The next time a crisis communication manager states that their organization suffered from a “highly sophisticated” attack, someone may want to cross-check that with how most attacks are actually carried out.
According to new research out this week culled from an extensive honeypot operation, most attackers using phishing to initiate attacks are the opposite of sophisticated. They’re lax with their opsec– most don’t go through much effort at all to hide their attacks. Considering that some estimates peg 91% of all cyberattacks starting with phishing emails, that tells you that the vast majority of attacks are noisy and very identifiable. Yet the bad guys still manage to do a ton of damage because the resistance they face is paper thin.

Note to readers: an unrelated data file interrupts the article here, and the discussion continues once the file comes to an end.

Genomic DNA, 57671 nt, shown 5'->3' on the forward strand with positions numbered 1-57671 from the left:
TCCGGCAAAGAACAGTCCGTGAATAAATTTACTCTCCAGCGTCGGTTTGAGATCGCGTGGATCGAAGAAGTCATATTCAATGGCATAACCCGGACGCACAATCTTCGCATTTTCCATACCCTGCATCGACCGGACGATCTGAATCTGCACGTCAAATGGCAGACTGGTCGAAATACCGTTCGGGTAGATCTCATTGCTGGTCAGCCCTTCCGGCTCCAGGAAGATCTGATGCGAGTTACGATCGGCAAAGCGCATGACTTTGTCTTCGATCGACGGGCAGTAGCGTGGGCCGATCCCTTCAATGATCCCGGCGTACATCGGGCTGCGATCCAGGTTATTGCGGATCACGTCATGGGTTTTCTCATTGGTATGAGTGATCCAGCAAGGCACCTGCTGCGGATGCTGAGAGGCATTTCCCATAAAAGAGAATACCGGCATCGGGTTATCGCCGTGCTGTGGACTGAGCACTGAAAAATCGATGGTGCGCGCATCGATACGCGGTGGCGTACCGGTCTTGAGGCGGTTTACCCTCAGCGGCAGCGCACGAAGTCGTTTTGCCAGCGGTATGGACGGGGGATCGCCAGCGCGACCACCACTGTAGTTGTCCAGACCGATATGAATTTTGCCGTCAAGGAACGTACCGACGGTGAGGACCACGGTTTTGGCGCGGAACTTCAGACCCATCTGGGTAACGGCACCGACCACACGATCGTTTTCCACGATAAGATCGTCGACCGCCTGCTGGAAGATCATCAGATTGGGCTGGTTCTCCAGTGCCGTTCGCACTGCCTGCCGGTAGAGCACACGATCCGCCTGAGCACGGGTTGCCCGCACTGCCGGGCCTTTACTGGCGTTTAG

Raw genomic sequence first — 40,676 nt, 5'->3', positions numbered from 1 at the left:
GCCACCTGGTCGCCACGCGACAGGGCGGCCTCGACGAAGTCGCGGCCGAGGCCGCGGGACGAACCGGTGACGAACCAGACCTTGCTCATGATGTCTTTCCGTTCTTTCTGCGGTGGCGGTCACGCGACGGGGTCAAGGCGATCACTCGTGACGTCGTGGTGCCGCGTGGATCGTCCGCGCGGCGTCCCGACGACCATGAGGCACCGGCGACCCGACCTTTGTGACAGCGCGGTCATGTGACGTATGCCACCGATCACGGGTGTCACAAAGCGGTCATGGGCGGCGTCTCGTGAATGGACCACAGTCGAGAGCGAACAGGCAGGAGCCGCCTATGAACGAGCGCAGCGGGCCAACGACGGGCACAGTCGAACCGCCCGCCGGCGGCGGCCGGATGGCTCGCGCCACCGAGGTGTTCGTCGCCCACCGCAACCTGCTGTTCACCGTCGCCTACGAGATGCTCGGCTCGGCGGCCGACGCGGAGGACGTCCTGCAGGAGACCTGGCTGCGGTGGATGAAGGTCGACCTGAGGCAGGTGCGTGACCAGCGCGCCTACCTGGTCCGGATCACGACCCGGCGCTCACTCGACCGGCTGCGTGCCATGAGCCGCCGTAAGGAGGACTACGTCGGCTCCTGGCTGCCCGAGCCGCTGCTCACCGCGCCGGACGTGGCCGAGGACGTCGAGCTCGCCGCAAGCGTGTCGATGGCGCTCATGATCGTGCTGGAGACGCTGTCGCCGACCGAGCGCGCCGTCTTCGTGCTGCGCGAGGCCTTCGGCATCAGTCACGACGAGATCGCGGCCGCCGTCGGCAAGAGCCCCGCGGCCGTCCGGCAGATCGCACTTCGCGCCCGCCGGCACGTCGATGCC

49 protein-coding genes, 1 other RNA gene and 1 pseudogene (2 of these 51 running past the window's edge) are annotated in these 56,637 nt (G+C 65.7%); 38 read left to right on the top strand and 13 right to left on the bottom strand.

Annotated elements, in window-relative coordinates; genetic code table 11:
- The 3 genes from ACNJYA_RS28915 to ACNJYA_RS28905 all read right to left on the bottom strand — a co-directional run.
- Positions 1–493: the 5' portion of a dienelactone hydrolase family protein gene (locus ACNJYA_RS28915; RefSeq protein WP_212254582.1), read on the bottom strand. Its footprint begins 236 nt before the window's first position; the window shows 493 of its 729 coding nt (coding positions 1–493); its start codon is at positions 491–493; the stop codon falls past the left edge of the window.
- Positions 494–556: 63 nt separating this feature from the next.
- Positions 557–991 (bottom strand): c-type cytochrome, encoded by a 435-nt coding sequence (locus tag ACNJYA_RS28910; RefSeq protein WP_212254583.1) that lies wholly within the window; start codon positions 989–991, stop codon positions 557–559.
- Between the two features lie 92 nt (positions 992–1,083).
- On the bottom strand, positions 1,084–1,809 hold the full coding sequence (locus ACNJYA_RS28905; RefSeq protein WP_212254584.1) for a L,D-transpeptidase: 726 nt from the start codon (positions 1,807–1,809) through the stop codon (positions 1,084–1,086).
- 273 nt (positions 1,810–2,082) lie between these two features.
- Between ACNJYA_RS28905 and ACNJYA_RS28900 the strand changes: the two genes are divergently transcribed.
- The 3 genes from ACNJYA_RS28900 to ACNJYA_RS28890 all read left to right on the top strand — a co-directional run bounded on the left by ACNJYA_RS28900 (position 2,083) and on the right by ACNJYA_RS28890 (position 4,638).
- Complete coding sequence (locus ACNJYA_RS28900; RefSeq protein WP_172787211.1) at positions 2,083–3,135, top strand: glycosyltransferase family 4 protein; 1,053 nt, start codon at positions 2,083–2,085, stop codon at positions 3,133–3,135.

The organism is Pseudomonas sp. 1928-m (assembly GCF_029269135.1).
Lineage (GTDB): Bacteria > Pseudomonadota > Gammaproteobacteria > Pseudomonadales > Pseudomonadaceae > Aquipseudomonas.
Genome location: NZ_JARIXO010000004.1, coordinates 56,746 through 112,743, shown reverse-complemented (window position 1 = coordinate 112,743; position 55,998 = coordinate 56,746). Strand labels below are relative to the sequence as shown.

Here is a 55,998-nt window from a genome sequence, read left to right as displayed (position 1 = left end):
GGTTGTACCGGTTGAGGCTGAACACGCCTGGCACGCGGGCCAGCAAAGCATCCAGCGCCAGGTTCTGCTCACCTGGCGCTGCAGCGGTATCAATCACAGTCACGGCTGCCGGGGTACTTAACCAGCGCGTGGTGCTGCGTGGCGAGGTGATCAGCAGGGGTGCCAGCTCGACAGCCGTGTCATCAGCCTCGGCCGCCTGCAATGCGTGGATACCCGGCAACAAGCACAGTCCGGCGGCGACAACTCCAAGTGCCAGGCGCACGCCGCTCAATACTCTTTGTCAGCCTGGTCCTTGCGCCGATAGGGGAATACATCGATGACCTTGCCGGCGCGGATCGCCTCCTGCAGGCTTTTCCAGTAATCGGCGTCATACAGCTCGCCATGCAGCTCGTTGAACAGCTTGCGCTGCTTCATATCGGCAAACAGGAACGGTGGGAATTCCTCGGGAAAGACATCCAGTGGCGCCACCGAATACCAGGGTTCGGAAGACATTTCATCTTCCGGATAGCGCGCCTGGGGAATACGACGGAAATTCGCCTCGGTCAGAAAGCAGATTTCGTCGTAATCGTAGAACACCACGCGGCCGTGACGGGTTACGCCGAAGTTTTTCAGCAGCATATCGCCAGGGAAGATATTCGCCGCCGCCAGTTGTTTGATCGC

The recent report was released by researchers at Imperva, who maintained close to 90 personal accounts on various online and email services over the course of nine months. These “honey accounts” were planted with various traps within them to collect data about how long it took for attackers to exploit stolen passwords and compromise accounts, how and when attackers explored and collected data, and how attackers tried to muffle their malicious activity from detection by the account owner.